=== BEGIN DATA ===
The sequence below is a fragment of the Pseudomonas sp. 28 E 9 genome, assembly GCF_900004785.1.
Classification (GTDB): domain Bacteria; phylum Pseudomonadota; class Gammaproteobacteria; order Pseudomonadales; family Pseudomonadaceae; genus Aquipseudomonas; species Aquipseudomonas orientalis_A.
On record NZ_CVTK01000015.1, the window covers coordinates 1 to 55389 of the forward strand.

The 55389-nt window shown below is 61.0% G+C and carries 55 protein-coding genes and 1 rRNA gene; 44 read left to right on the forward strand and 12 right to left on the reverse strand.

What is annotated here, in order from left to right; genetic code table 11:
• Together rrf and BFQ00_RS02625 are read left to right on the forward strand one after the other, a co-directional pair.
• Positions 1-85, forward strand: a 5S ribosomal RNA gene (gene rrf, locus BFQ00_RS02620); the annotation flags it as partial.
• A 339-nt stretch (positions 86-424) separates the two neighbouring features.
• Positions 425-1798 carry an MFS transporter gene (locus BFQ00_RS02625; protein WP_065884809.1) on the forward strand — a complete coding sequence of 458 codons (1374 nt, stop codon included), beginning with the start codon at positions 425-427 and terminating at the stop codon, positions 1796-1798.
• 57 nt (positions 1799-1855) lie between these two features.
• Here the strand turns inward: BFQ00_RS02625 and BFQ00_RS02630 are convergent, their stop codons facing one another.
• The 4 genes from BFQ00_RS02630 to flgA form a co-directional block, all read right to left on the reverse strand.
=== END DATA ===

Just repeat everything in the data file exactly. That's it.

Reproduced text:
The sequence below is a fragment of the Pseudomonas sp. 28 E 9 genome, assembly GCF_900004785.1.
Classification (GTDB): domain Bacteria; phylum Pseudomonadota; class Gammaproteobacteria; order Pseudomonadales; family Pseudomonadaceae; genus Aquipseudomonas; species Aquipseudomonas orientalis_A.
On record NZ_CVTK01000015.1, the window covers coordinates 1 to 55389 of the forward strand.

The 55389-nt window shown below is 61.0% G+C and carries 55 protein-coding genes and 1 rRNA gene; 44 read left to right on the forward strand and 12 right to left on the reverse strand.

What is annotated here, in order from left to right; genetic code table 11:
• Together rrf and BFQ00_RS02625 are read left to right on the forward strand one after the other, a co-directional pair.
• Positions 1-85, forward strand: a 5S ribosomal RNA gene (gene rrf, locus BFQ00_RS02620); the annotation flags it as partial.
• A 339-nt stretch (positions 86-424) separates the two neighbouring features.
• Positions 425-1798 carry an MFS transporter gene (locus BFQ00_RS02625; protein WP_065884809.1) on the forward strand — a complete coding sequence of 458 codons (1374 nt, stop codon included), beginning with the start codon at positions 425-427 and terminating at the stop codon, positions 1796-1798.
• 57 nt (positions 1799-1855) lie between these two features.
• Here the strand turns inward: BFQ00_RS02625 and BFQ00_RS02630 are convergent, their stop codons facing one another.
• The 4 genes from BFQ00_RS02630 to flgA form a co-directional block, all read right to left on the reverse strand.